It is important to recognize that de Klerk worked in a South Africa that had become ungovernable, not by the world-wide boycott and sanctions movement, but by rebellion of the 90% of the population that was black. Strikes were crippling the economy; whites were in fear of physical violence, and the economic elite worried that major industries would be nationalized. Palestinians, who are 50% of the population in Israel-Palestine, even supported by the boycott, divestment, and sanctions movement, are a long way from making Israel ungovernable or threatening the viability of the Israeli economy which is still expanding.
The best chance Palestinians have of making Israel-Palestine ungovernable is to stage massive, continuous, non-violent protests on the model of the Tahrir Square protests in Egypt that brought down Mubarak. Imagine 100,000 Palestinians from Ramallah showing up every Friday morning at the Qalandia checkpoint and demanding access to pray at the Al Aqsa Mosque.
It should be recognized that if Israel produced an enlightened leader, (s)he will likely push for a Palestinian state alongside Israel – the TSS, rather than a single democratic state – the OSS. After all, the TSS is the international consensus and may be easier to “sell” to the Israeli people. Furthermore, even if a Palestinian state is sovereign, and not a “bantustan,” it would be economically subordinate to Israel with its economic elite still cavorting with their Israeli counterparts.
A major problem with the TSS is that it does not account for the Palestinian Diaspora and the right of return. But that problem can be transcended if the right or return is allowed to the Palestinians state, combined with a suggestion of Jeff Halper that an Israel-Palestine confederation is established as part of the TSS. This confederation must be similar to the EU in allowing any citizen to remain a citizen of his state, but to live and work anywhere within the confederation boundaries.
Nature of one-state
Most speakers at the conference supported an OSS remedy to the current dispossession of Palestinians by the Israeli occupation of Palestinian lands. But hardly any speaker fleshed out what one democratic state would look like or addressed economic issues, which are the major failure of the one-state solution to South African apartheid. In the South Africa case, government transformation allowed the existing class structure and government bureaucracy to stand. Although many blacks were able to significantly improve their economic situation and become solidly middle class, corruption and inequality increased under African National Party political control,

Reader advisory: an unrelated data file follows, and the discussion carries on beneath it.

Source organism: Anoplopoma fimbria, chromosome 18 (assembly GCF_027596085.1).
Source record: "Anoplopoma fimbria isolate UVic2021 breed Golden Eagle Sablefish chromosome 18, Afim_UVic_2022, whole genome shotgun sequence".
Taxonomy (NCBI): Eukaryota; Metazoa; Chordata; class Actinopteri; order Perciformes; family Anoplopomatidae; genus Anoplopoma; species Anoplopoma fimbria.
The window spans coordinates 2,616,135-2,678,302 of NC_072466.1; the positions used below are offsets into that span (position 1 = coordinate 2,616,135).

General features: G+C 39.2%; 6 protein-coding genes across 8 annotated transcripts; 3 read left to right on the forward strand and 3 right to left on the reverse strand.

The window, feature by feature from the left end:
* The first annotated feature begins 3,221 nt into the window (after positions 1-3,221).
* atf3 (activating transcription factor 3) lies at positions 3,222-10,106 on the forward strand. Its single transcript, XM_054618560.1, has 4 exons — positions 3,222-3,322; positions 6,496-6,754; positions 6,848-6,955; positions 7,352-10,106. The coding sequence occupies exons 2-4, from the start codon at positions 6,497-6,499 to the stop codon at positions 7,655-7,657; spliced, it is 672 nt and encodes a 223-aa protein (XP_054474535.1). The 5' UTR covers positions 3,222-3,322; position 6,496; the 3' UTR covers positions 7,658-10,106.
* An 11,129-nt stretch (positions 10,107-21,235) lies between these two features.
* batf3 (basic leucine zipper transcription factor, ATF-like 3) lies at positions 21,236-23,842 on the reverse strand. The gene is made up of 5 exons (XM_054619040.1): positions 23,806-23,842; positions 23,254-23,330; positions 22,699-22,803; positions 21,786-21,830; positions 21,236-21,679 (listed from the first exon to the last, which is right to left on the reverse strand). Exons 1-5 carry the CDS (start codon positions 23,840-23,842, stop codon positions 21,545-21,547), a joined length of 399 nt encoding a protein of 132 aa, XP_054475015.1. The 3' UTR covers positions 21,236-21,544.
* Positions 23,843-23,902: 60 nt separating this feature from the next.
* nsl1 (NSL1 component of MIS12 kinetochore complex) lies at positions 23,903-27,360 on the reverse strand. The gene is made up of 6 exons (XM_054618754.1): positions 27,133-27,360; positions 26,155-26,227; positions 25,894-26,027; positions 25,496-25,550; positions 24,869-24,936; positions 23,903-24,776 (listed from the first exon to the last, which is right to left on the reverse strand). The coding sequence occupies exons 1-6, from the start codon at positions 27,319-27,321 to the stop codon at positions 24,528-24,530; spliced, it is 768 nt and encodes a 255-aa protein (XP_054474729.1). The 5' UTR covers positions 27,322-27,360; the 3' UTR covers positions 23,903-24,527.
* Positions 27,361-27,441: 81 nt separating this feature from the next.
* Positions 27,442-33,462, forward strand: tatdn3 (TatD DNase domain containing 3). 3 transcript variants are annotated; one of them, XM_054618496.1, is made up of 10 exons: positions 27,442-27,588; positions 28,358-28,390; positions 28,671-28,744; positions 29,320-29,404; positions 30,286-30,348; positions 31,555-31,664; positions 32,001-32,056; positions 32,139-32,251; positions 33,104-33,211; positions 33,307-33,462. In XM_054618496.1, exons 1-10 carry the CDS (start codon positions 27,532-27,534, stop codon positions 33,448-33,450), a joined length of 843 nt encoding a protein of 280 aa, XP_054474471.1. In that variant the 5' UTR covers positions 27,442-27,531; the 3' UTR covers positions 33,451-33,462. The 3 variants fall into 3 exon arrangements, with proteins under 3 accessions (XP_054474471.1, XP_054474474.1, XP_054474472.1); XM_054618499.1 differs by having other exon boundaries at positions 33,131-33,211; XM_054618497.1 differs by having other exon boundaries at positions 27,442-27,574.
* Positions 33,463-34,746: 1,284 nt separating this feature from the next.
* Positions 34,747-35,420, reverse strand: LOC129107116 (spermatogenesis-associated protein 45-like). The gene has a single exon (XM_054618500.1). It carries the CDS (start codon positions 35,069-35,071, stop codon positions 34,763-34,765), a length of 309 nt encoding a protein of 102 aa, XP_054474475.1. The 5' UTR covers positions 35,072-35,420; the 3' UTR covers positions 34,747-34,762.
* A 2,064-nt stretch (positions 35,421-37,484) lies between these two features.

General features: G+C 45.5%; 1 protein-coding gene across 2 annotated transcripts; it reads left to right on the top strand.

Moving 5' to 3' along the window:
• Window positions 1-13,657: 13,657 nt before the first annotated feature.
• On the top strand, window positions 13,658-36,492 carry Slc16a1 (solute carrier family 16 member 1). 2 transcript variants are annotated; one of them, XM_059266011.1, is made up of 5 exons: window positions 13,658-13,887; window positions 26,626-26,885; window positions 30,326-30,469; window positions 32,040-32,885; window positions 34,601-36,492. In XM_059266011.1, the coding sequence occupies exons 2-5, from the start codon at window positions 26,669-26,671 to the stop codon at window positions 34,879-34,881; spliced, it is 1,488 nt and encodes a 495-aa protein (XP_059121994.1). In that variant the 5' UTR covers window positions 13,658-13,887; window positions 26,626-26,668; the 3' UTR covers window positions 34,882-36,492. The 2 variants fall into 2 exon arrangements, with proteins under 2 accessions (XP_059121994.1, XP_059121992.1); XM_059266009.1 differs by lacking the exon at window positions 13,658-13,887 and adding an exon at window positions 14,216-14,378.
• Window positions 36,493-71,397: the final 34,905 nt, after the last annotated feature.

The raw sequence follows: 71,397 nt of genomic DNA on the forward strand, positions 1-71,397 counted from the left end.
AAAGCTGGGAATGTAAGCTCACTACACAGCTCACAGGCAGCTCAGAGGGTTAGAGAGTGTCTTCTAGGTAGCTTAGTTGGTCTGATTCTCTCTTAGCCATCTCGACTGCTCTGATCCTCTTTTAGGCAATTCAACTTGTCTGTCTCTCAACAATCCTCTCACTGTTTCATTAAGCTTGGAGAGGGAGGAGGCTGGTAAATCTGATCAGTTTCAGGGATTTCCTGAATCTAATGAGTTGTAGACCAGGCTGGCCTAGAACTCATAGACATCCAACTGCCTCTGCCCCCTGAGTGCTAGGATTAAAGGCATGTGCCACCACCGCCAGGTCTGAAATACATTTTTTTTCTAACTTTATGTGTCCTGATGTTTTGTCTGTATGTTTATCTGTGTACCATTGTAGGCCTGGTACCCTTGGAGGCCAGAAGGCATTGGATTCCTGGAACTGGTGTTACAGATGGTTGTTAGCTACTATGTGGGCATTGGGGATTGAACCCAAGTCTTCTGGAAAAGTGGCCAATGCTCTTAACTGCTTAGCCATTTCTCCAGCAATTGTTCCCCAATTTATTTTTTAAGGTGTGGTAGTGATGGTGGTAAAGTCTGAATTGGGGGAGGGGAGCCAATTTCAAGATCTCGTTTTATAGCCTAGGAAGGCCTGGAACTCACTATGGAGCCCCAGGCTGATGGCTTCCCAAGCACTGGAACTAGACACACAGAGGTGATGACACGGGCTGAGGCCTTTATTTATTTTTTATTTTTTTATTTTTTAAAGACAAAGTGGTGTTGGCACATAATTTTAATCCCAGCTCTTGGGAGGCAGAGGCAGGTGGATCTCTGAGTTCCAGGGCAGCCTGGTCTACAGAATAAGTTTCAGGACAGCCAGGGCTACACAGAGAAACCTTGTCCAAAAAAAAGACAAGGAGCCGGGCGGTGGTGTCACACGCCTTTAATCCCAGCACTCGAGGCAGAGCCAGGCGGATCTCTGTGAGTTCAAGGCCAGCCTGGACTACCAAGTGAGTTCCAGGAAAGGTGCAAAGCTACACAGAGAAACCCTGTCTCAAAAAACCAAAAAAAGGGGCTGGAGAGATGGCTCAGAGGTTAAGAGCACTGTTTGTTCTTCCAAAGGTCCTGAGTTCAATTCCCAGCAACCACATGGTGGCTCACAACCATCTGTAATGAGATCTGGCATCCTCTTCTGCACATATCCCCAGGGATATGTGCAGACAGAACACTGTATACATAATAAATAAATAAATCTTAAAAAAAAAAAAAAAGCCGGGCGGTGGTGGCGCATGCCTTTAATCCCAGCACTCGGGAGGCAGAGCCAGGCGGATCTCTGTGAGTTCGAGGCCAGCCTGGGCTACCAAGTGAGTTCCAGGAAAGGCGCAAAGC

Obviously no one at the conference supported the type of one state that some on the Israeli-right favor where Palestinians would hold second-class status and might even be expelled. But on the liberal left there are a range of possible democratic states. They can be grouped into two types: civic egalitarian and civic bi-national. A civic egalitarian one-state is characterized by one-person, one-vote and a bi-national state is also characterized one-person, one-vote and in addition, certain regions or groups, have defined rights and/or autonomy. Examples of bi-national democratic states include Canada, Switzerland, Belgium, China, and even the United States.
Most speakers at the conference tactility seemed to assume a civic egalitarian one democratic state, although Nimer Sultany, a Palestinian citizen of Israel, proposed a non-territorial, civic bi-national state, but did not flesh out his idea. And again, no speaker spoke to building economic equality between Israelis and Palestinians and among Palestinians.